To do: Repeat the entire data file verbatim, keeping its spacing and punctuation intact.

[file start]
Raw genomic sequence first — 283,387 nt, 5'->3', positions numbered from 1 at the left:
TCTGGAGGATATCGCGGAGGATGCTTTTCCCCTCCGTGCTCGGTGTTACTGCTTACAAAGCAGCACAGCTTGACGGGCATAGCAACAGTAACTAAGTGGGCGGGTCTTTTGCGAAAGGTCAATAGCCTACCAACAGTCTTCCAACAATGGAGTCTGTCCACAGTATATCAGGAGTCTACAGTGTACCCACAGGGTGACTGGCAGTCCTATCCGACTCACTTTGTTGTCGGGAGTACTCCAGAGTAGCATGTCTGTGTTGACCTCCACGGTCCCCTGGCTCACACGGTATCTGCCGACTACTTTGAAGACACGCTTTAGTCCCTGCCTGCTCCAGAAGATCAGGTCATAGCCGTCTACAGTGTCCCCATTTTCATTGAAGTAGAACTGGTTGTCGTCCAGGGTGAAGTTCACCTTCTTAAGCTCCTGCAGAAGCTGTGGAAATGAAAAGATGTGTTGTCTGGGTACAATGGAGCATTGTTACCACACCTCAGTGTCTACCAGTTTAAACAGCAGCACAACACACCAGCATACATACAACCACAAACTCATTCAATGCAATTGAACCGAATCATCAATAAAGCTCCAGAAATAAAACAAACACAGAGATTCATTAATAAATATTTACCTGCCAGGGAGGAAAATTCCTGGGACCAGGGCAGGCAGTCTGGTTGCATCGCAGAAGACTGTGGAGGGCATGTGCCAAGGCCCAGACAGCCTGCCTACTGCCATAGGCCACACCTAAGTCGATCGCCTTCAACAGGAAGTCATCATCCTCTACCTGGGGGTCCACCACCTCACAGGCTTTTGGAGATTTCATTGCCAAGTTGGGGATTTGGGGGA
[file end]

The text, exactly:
Raw genomic sequence first — 283,387 nt, 5'->3', positions numbered from 1 at the left:
TCTGGAGGATATCGCGGAGGATGCTTTTCCCCTCCGTGCTCGGTGTTACTGCTTACAAAGCAGCACAGCTTGACGGGCATAGCAACAGTAACTAAGTGGGCGGGTCTTTTGCGAAAGGTCAATAGCCTACCAACAGTCTTCCAACAATGGAGTCTGTCCACAGTATATCAGGAGTCTACAGTGTACCCACAGGGTGACTGGCAGTCCTATCCGACTCACTTTGTTGTCGGGAGTACTCCAGAGTAGCATGTCTGTGTTGACCTCCACGGTCCCCTGGCTCACACGGTATCTGCCGACTACTTTGAAGACACGCTTTAGTCCCTGCCTGCTCCAGAAGATCAGGTCATAGCCGTCTACAGTGTCCCCATTTTCATTGAAGTAGAACTGGTTGTCGTCCAGGGTGAAGTTCACCTTCTTAAGCTCCTGCAGAAGCTGTGGAAATGAAAAGATGTGTTGTCTGGGTACAATGGAGCATTGTTACCACACCTCAGTGTCTACCAGTTTAAACAGCAGCACAACACACCAGCATACATACAACCACAAACTCATTCAATGCAATTGAACCGAATCATCAATAAAGCTCCAGAAATAAAACAAACACAGAGATTCATTAATAAATATTTACCTGCCAGGGAGGAAAATTCCTGGGACCAGGGCAGGCAGTCTGGTTGCATCGCAGAAGACTGTGGAGGGCATGTGCCAAGGCCCAGACAGCCTGCCTACTGCCATAGGCCACACCTAAGTCGATCGCCTTCAACAGGAAGTCATCATCCTCTACCTGGGGGTCCACCACCTCACAGGCTTTTGGAGATTTCATTGCCAAGTTGGGGATTTGGGGGA